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The Conscience of Hollywood

The Rise of Social Protest Cinema, 1932-1937

In many compelling ways, America in the 21st century bears a remarkable resemblance to the America of the 1930s: a polarized political climate rife with economic disparity, a legal system riddled with corruption, ethnic targeting and immigration worries--all topics that resonate with an eerie similarity to the travails of today's uncertain world.

Hollywood in the 30s, in all its uncanny and prescient wisdom, was quick to respond to the social injustices it perceived with a stream of hard-hitting and uncompromising entertainments designed to ignite the passions and fuel the hopes of beleaguered movie-goers across the country. Leading the way in this exciting new direction was WARNER BROS, a studio that would immediately become identified with a sensational new kind of cinematic movement: the social protest film. Contemporary cinema audiences (as well as students of political and social history) can learn a great deal from these pungent lessons from the past.

Whether dealing with outright societal issues (from juvenile delinquency to the staggering brutality of a wantonly corrupt prison system) or merely human dramas reflecting on the challenging times and conditions facing everyday Americans, WARNER BROS, more than any other Hollywood studio at the time, had its finger firmly on the pulse of what made this country tick. With deft precision, these films took careful aim at the myriad of dilemmas that faced our embattled nation.

This stimulating six-week survey will be nothing short of a total immersion into the world of socially conscious cinema with the viewing and discussion of six amazing films, all produced between 1932 and 1937. These inspiring classic films (featuring the works of such notable directors as William Wellman and Mervyn LeRoy, and stars like Humphrey Bogart, Bette Davis, and James Cagney) helped heal a fractured nation with thought-provoking examples of dynamic populist entertainment--films capable of providing audiences with renewed hope for a better way of life.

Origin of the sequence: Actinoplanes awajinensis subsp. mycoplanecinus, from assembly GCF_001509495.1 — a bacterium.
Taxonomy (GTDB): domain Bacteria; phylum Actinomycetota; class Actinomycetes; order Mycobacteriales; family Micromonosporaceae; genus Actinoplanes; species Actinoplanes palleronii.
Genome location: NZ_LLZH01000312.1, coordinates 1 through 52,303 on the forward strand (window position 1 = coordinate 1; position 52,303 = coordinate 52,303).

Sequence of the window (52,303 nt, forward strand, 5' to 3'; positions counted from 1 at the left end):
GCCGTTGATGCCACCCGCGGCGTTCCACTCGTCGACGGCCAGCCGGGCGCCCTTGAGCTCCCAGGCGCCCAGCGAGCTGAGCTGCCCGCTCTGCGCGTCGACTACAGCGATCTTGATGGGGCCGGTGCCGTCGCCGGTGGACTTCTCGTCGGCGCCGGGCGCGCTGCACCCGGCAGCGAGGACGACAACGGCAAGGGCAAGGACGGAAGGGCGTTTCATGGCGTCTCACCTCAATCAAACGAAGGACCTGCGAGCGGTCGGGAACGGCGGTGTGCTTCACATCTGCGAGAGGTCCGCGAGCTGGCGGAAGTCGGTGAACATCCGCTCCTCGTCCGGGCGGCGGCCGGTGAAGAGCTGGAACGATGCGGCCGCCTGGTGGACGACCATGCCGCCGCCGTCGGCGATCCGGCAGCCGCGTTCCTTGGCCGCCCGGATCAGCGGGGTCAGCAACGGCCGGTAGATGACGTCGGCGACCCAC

Students will be presented with a vivid portrait of American political and social history as reflected by contemporary cinema of the day. Of equal importance, students will be exposed to a brilliant array of cinematic art which will hopefully broaden their appreciation for film from this classic period.

Elliot Lavine has been a film programmer of national repute since 1990, both in the San Francisco Bay Area and now here in Portland. In 2010, he received the Marlon Riggs Award from the San Francisco Film Critics Circle for his revival of rare archival titles and his role in the renewed popularity of film noir. He has taught film studies courses for Stanford's Continuing Studies Program since 2006.

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Independent

Rating Not enough ratings
Length Click "Enroll" to see details
Starts On Demand (Start anytime)
Cost $0
From Independent
Instructor Elliot Lavine
Download Videos Unknown
Language English
Subjects Humanities
Tags Writing

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